One area that it would be good to see visualized would be something that shows users progression through a site – as some form of flow or tree diagram – showing the routes users take.  I’m sure there are many other ideas for further development.

I’ll have to spend some more time working through the options and understanding a bit more about the message it is showing.  The sorts of key things we want to show (which follows on a bit from a previous post about skills for Digital Librarians) is who is using our resources/website – where they come from – so we can assess the value of links etc in specific places.  So anything that helps to understand that is a useful tool.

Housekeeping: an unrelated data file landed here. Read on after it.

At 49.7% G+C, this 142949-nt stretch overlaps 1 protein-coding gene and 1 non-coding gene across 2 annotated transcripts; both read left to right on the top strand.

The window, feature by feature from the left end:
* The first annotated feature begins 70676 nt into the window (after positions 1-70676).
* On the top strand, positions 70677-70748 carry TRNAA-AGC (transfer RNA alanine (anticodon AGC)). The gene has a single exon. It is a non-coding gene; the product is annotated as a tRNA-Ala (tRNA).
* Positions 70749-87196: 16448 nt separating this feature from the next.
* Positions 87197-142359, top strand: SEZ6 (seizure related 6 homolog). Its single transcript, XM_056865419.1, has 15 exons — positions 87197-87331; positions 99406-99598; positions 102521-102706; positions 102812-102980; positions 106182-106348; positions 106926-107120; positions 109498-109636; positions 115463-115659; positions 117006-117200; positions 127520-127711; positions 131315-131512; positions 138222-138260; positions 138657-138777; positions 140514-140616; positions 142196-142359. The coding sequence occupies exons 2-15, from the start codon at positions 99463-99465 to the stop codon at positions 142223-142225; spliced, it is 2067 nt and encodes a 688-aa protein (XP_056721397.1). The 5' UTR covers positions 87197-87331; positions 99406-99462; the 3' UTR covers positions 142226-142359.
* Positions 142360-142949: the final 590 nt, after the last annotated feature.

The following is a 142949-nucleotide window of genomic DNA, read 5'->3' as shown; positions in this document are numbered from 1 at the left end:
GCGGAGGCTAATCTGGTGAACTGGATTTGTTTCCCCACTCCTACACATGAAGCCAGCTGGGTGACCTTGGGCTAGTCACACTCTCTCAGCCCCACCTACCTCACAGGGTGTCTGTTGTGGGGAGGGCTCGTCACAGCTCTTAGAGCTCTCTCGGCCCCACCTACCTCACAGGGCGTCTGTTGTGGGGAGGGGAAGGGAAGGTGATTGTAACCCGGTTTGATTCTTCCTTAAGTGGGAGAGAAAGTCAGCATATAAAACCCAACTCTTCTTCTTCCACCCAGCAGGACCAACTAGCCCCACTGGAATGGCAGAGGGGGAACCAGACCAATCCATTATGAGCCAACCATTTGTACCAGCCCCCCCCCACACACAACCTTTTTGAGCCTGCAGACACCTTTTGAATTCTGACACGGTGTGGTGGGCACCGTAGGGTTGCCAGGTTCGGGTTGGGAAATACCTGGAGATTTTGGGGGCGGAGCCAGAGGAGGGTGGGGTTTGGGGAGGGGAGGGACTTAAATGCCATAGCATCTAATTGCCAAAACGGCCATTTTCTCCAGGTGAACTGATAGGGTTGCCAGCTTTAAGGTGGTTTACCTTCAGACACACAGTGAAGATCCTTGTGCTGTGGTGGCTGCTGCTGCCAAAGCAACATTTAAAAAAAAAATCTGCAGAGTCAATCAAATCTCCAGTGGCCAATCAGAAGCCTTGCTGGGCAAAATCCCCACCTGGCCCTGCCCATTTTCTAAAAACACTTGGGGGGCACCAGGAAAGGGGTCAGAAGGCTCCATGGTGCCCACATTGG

We had a couple of interesting workshops earlier in the week, led by Tony Hirst an academic at the OU, familiar to many from his blog at and as @psychemedia on twitter.  The workshops covered a couple of topics that I believe are increasingly critical for librarians, looking at some challenges for libraries in the realms of the Social Researcher and Digital Infoskills.  Slides from his presentation can be found on slideshare at [PS. Tony has now blogged about the sessions at]